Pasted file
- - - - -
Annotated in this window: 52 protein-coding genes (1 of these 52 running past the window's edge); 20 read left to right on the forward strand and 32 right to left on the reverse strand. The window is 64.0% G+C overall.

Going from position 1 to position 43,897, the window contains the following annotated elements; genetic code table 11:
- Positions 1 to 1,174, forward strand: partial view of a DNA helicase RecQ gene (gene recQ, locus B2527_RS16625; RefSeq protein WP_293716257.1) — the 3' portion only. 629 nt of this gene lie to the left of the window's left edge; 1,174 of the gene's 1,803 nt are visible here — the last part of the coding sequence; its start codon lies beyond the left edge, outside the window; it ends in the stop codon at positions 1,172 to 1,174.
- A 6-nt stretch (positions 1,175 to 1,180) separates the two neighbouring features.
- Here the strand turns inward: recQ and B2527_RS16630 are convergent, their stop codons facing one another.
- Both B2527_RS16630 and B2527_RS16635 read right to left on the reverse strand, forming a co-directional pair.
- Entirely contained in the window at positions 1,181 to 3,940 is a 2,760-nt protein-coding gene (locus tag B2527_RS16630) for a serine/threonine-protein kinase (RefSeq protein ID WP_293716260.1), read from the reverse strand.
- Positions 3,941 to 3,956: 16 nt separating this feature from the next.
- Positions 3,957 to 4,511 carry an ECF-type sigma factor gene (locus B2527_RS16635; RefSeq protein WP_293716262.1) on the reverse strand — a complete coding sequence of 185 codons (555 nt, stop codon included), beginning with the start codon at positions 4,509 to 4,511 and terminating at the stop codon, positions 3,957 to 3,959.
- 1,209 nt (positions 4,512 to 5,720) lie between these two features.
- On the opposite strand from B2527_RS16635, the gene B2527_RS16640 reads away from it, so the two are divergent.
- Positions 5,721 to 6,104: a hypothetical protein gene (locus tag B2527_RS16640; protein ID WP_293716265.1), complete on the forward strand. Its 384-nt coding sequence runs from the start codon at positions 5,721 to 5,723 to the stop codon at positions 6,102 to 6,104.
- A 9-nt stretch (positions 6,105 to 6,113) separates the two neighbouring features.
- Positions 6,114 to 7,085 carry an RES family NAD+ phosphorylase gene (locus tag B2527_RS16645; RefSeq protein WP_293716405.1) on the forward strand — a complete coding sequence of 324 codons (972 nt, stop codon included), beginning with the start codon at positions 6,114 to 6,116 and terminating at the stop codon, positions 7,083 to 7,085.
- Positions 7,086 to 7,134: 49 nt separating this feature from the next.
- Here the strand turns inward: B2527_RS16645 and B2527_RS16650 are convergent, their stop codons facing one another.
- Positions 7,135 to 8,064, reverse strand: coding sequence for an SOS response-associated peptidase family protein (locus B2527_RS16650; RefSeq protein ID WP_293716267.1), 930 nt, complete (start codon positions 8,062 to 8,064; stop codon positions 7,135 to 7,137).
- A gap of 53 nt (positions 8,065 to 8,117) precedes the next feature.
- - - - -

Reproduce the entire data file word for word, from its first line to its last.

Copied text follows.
Annotated in this window: 52 protein-coding genes (1 of these 52 running past the window's edge); 20 read left to right on the forward strand and 32 right to left on the reverse strand. The window is 64.0% G+C overall.

Going from position 1 to position 43,897, the window contains the following annotated elements; genetic code table 11:
- Positions 1 to 1,174, forward strand: partial view of a DNA helicase RecQ gene (gene recQ, locus B2527_RS16625; RefSeq protein WP_293716257.1) — the 3' portion only. 629 nt of this gene lie to the left of the window's left edge; 1,174 of the gene's 1,803 nt are visible here — the last part of the coding sequence; its start codon lies beyond the left edge, outside the window; it ends in the stop codon at positions 1,172 to 1,174.
- A 6-nt stretch (positions 1,175 to 1,180) separates the two neighbouring features.
- Here the strand turns inward: recQ and B2527_RS16630 are convergent, their stop codons facing one another.
- Both B2527_RS16630 and B2527_RS16635 read right to left on the reverse strand, forming a co-directional pair.
- Entirely contained in the window at positions 1,181 to 3,940 is a 2,760-nt protein-coding gene (locus tag B2527_RS16630) for a serine/threonine-protein kinase (RefSeq protein ID WP_293716260.1), read from the reverse strand.
- Positions 3,941 to 3,956: 16 nt separating this feature from the next.
- Positions 3,957 to 4,511 carry an ECF-type sigma factor gene (locus B2527_RS16635; RefSeq protein WP_293716262.1) on the reverse strand — a complete coding sequence of 185 codons (555 nt, stop codon included), beginning with the start codon at positions 4,509 to 4,511 and terminating at the stop codon, positions 3,957 to 3,959.
- 1,209 nt (positions 4,512 to 5,720) lie between these two features.
- On the opposite strand from B2527_RS16635, the gene B2527_RS16640 reads away from it, so the two are divergent.
- Positions 5,721 to 6,104: a hypothetical protein gene (locus tag B2527_RS16640; protein ID WP_293716265.1), complete on the forward strand. Its 384-nt coding sequence runs from the start codon at positions 5,721 to 5,723 to the stop codon at positions 6,102 to 6,104.
- A 9-nt stretch (positions 6,105 to 6,113) separates the two neighbouring features.
- Positions 6,114 to 7,085 carry an RES family NAD+ phosphorylase gene (locus tag B2527_RS16645; RefSeq protein WP_293716405.1) on the forward strand — a complete coding sequence of 324 codons (972 nt, stop codon included), beginning with the start codon at positions 6,114 to 6,116 and terminating at the stop codon, positions 7,083 to 7,085.
- Positions 7,086 to 7,134: 49 nt separating this feature from the next.
- Here the strand turns inward: B2527_RS16645 and B2527_RS16650 are convergent, their stop codons facing one another.
- Positions 7,135 to 8,064, reverse strand: coding sequence for an SOS response-associated peptidase family protein (locus B2527_RS16650; RefSeq protein ID WP_293716267.1), 930 nt, complete (start codon positions 8,062 to 8,064; stop codon positions 7,135 to 7,137).
- A gap of 53 nt (positions 8,065 to 8,117) precedes the next feature.